On a listserv I follow, I have taken up a challenge to critique the work of Garry Wills as an historian. Not all his work, but his focus on religion. I had maintained on that list that while he was a very good historian at one time, when he decided to write about religion, he became a polemicist. I have begun with his ‘What Paul Meant’ in audio book form.
Here, slightly edited for this space, are my first thoughts:
I have finally found time to look
at Garry Wills’s work on religion ‘as an historian’ – and I emphasise this – I am not critiquing his thinking (for that is what writing is) for literary technique or for passion, but in how he uses his sources and how he presents the context within which evidence is analysed.
I decided to present little snippets in blog, or as we used to
say, journal form as I read. This is a purely practical need due to
personal circumstances which force me to do much of my thinking in the interstices which now and for the foreseeable future comprise my intellectual life.
I have begun reading Dr. Wills in that same necessary way by downloading an audio book of his from my local public library to listen to while multitasking. I had hoped to begin with one of his books that caused a furore, but the one available is less well known. ‘What Paul Meant’ will serve just as well, I think.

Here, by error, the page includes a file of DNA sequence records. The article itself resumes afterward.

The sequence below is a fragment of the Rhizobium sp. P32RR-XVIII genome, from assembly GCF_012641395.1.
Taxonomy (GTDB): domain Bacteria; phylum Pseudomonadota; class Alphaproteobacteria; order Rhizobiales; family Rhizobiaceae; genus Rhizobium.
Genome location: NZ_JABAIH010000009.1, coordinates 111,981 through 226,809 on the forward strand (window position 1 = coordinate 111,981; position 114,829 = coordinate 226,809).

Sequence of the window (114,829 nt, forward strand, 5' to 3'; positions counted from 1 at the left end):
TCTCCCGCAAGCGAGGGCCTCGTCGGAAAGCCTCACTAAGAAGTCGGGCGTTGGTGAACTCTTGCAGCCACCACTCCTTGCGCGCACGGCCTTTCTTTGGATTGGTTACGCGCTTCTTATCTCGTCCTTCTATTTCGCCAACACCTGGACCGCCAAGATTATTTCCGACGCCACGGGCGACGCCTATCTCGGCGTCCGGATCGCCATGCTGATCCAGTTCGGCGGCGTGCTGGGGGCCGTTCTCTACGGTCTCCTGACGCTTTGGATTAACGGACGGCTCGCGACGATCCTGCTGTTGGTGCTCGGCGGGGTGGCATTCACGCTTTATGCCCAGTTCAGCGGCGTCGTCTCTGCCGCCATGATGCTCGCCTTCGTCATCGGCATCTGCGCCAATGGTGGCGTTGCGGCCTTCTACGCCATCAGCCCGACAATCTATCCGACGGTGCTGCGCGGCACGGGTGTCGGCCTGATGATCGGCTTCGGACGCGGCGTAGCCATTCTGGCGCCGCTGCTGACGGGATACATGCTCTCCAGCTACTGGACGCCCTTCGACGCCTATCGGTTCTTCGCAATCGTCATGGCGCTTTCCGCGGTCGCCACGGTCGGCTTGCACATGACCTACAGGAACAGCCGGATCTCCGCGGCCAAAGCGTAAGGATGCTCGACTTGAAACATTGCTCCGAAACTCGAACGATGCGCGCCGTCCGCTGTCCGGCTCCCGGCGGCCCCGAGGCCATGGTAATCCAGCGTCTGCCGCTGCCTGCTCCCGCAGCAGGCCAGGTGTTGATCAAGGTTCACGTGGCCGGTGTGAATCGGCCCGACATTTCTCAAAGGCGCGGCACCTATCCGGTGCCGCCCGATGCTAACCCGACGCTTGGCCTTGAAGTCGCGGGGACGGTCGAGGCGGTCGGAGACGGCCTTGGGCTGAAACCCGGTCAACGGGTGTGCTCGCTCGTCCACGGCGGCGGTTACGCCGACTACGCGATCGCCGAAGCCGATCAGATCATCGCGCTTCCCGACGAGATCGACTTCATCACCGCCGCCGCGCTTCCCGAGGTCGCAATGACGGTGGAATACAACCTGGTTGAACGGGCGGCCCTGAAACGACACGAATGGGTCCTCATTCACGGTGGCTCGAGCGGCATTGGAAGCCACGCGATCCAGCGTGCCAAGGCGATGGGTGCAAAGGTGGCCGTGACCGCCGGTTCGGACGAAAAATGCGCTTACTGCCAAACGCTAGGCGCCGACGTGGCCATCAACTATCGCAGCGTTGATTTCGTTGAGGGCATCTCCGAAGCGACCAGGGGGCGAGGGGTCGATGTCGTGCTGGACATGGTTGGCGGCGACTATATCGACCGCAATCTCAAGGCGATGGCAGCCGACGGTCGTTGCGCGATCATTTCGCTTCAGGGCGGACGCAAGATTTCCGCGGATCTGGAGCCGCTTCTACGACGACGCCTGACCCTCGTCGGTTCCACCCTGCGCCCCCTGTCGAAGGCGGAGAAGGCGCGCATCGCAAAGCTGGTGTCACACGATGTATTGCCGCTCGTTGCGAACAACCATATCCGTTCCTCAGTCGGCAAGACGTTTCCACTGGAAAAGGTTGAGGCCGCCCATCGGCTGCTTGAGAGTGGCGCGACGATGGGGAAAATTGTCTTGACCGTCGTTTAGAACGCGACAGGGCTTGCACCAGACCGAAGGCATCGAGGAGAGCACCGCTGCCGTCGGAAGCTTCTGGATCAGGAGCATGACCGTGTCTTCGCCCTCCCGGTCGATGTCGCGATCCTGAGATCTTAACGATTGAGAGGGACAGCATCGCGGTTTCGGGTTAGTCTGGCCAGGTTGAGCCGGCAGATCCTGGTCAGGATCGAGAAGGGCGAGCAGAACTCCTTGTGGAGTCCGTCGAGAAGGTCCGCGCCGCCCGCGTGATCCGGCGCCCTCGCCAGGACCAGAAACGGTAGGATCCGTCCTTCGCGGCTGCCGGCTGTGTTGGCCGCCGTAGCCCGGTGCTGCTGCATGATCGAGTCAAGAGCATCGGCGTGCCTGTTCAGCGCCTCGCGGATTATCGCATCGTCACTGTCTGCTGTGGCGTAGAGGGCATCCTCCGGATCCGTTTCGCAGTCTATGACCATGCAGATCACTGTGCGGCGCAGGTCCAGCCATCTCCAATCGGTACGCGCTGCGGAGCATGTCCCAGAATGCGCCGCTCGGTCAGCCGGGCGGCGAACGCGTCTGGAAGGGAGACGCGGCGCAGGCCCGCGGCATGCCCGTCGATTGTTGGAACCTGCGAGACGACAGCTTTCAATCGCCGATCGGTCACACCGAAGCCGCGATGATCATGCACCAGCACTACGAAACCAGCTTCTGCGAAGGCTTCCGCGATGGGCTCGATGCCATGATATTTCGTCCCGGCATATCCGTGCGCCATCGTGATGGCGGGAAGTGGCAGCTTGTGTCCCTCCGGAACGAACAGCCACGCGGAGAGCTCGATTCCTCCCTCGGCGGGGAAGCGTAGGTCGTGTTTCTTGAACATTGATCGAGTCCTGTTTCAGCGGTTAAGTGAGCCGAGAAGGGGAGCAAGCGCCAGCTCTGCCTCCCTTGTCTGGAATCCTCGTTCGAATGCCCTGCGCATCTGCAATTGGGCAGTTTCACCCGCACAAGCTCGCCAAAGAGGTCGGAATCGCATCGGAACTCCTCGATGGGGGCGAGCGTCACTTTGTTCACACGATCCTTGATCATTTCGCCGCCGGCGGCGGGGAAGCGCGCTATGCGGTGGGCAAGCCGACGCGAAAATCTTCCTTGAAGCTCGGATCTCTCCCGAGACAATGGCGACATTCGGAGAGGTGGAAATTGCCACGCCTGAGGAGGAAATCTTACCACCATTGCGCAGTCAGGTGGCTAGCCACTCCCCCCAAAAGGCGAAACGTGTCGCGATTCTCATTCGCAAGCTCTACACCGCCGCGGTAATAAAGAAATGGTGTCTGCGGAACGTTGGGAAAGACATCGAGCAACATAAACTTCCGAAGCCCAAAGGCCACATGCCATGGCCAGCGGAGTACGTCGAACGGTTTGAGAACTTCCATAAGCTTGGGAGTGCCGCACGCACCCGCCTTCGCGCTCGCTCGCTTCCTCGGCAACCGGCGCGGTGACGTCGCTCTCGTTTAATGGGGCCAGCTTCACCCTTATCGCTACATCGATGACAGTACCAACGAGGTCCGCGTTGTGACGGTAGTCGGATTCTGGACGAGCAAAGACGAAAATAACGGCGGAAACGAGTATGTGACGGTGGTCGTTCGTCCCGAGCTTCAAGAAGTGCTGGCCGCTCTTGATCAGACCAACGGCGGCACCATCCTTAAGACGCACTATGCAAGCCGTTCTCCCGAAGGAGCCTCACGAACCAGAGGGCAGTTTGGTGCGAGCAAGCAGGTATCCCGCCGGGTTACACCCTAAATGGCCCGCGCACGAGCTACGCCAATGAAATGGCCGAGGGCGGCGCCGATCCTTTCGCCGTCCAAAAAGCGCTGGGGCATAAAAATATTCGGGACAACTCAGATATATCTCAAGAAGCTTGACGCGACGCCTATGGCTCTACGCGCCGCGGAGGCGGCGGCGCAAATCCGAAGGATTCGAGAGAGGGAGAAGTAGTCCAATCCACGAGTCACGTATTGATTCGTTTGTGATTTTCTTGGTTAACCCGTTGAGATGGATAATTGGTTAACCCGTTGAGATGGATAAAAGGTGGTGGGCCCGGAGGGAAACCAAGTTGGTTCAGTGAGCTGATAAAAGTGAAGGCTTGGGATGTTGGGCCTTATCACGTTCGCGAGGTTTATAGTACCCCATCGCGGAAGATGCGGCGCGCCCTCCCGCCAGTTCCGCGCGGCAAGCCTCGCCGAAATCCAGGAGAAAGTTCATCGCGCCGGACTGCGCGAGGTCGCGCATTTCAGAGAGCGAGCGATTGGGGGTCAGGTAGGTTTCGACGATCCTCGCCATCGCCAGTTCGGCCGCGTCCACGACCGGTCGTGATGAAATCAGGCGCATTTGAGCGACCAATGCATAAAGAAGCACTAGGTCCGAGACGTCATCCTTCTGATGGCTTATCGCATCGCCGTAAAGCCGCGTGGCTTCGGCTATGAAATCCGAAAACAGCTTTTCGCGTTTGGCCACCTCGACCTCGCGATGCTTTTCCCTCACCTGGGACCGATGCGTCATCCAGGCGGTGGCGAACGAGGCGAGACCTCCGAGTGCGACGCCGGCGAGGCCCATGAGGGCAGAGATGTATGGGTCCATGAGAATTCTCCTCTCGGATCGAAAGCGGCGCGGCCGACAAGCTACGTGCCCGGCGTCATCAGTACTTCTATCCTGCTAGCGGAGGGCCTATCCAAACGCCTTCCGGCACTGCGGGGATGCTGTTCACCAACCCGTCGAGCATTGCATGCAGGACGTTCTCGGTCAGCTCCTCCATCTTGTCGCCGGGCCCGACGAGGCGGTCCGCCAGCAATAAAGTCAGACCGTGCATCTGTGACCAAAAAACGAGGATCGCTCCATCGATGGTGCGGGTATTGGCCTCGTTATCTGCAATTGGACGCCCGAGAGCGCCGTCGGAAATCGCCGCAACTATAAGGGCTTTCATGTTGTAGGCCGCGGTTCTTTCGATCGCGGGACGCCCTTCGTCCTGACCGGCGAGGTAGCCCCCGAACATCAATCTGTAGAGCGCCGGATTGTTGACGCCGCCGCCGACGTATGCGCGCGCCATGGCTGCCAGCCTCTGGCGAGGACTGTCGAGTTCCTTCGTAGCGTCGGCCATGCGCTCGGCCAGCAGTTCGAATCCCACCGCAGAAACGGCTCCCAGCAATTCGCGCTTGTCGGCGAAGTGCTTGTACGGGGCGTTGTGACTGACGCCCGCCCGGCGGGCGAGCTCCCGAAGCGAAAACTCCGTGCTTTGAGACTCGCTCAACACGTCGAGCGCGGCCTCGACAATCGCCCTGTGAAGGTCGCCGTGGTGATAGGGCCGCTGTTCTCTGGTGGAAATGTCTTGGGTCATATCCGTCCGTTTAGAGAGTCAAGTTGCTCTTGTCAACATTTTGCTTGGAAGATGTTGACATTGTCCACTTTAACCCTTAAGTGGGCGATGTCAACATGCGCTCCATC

I have just begun listening and have already had my eyebrows raised – but perhaps only
temporarily as he may indeed do better as an historian when I get deeper into the book.
He refers to Paul’s ‘dark theology’. ( a nice phrase, BTW, skilfully setting his tone and establishing his thesis), his thesis being that Paul was worse than Judas. Judas merely caused the death of Jesus’s body through betrayal while Paul betrayed and killed our Lord’s spirit, Dr. Wills says.
At this point he has done quickly and easily what every undergraduate history student must learn: to state clearly and in your first paragraph your thesis or theme.
But, he gets a failing grade at this early point – or at least my red pen would be out (actually I
would be inserting comments in red font) for the first sources he quotes. He seems to think that Thomas Jefferson, George Bernard Shaw and Friedrich Nietzsche are good sources to understand the theology of Paul and Jesus in historical, or for that matter, ahistorical context. So immediately I began to appreciate Garry Wills’s skill as a polemicist, but not yet as an historian.